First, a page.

A personal desire to solve social problems with mathematics
I have liked mathematics since I was a high school student. For my university study of mathematics, rather than enrolling in a science department to tackle the problems of natural science, I chose Waseda’s Faculty of Political Science and Economics because I was interested in social issues. In a lecture on game theory there, I got to know that I could actually solve social problems using mathematics. Since then I have been studying game theory continuously.
So far I have been conducting research focusing on theoretical aspects of fair allocation methods. However, I became convinced that it is also important to apply mathematical theory to the solution of real-world social problems. An example of such application is a study in which I used game theory to analyze the social issue related to people who apply for a place in a daycare center with the aim of being rejected. I started working on that problem because of an article I read in a newspaper one day. When I saw the headline, I thought that I could apply game theory to the solving of that problem.
A policy comparison
A big issue for working parents is whether or not they can leave their children at the daycare of their choice. In the case of licensed daycare centers run by local governments, the local government allocates daycare placements to parents on the basis of the parents’ wishes and care priorities—so the more popular a center is, the harder it is to enter. However, there are parents who apply for popular centers with the aim of not being selected. In other words, the parents aim for being “rejected” by a daycare center.
The motivation to aim for rejection is this: usually parents can take paid childcare leave until the child becomes one year old, but there are cases where paid leave can be extended until the child becomes two years old. To extend their childcare leave, parents need to obtain a certificate indicating that they applied for a daycare center but failed to be selected. Some parents, wishing to extend their childcare leave until their child becomes two years old, increase their chances of getting the necessary certificate by applying for a daycare center that is unlikely to select them.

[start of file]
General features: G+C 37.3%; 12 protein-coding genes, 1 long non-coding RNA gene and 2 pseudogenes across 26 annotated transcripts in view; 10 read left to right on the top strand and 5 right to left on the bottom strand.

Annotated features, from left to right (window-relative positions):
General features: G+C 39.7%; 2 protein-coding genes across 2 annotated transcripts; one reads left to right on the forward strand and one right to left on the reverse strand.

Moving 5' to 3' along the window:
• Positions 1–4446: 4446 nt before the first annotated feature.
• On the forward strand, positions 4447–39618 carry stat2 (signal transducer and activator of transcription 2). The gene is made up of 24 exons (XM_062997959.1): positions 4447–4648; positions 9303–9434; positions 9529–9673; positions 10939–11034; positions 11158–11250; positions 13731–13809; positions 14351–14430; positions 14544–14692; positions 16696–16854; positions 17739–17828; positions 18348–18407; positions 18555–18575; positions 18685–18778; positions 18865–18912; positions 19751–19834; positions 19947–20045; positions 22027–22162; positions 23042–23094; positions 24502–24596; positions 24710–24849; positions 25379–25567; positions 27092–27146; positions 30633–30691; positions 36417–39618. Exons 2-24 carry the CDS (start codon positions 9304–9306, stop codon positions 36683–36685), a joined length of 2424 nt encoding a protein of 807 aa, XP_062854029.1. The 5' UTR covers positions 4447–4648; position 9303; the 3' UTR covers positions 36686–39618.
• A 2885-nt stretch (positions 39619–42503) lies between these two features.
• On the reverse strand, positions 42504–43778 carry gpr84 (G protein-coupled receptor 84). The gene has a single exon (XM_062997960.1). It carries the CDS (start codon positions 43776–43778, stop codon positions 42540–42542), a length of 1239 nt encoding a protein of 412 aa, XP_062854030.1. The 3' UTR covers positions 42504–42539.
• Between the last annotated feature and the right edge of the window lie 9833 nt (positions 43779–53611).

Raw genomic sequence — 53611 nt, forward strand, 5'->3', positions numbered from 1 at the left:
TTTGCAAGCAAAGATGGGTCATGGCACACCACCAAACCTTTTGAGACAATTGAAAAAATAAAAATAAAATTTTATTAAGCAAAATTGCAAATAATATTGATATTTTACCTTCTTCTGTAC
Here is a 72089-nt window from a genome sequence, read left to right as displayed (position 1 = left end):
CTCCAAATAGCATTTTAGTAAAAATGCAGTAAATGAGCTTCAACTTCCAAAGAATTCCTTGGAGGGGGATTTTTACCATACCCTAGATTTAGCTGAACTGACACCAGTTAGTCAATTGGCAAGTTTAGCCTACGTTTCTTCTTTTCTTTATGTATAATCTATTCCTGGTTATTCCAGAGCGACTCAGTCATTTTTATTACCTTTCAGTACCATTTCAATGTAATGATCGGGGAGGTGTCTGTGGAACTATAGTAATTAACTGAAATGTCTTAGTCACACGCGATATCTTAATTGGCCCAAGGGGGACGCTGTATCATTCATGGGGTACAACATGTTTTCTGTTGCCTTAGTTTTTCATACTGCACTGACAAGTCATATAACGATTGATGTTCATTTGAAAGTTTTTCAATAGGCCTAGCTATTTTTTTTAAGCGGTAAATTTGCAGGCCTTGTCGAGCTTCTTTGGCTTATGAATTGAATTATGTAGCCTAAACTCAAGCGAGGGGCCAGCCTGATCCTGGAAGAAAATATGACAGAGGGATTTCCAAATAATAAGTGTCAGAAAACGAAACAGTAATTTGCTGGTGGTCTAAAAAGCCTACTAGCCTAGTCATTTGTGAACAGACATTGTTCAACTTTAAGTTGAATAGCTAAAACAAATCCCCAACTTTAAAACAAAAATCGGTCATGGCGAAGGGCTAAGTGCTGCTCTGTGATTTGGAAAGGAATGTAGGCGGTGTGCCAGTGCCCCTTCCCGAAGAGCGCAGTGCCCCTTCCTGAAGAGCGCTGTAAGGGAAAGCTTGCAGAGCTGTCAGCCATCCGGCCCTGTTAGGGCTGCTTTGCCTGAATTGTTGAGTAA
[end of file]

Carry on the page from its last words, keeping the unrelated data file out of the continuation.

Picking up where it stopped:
This creates a situation where not only parents who actually want daycare, but also parents who wish not to be selected, are applying for the same center. This has various repercussions, such as increased workload at the local government offices that allocate places in daycare centers; unfair allocation processes; and difficulty collecting accurate data on daycare desirability.
The central government is responding to the “aim for rejection” problem by asking parents who apply to indicate the intensity of their desire to place their child in the daycare—and if the parents indicate weak desire, the government lowers the priority for assigning them childcare.
On the other hand, local governments have a policy of allowing parents to extend their childcare leave period without a certificate.
I performed game-theoretic analysis to determine which of the above policies is a more effective response to the “aim for rejection” problem.
Game-theoretic modeling of a complicated reality to solve a problem
Game theory, a tool of microeconomics, mathematically analyzes the choices made by each player in a situation where the strategies of competing players affect the other players’ interests. In the context of daycare allocation, I examined the actions that parents would take under both central government and local government policy. Specifically, I searched for “equilibrium” in which all parents have the best strategy for competing with the other parents. In that state of equilibrium, the larger the overall benefit (i.e. the larger the number of parents whose desire is realized), the better the policy (although this analysis did not take some issues into account, such as increased burden of childcare leave payments if extension of leave were admitted upon request).
The analysis demonstrated mathematically that for both groups (parents who actually want to enter the daycare center; and parents who are aiming to fail to enter the daycare center) the local government policy is better than that of the central government. This result is significant in that the outcome is based on a rational analysis, rather than on intuition. I feel that this outcome is a valuable assessment of the central government and local government policies.
In my research I spend more time working alone in my office than in discussion with other researchers. I am always thinking about some issue, since my research dominates my thoughts. On the other hand, I always try to keep an eye on the outside world, since there are various social problems that can be approached with game theory, as in the case presented here.
I aim to proceed with research on the application of game theory methods to the problem of allocation of indivisible commodities, by extending existing discrete mathematics theory and applying it to actual social problems. It would be gratifying if that work were useful both to society and for the development of theoretical knowledge.
Interview and composition: Keisuke Iida
In cooperation with: Waseda University Graduate School of Political Science J-School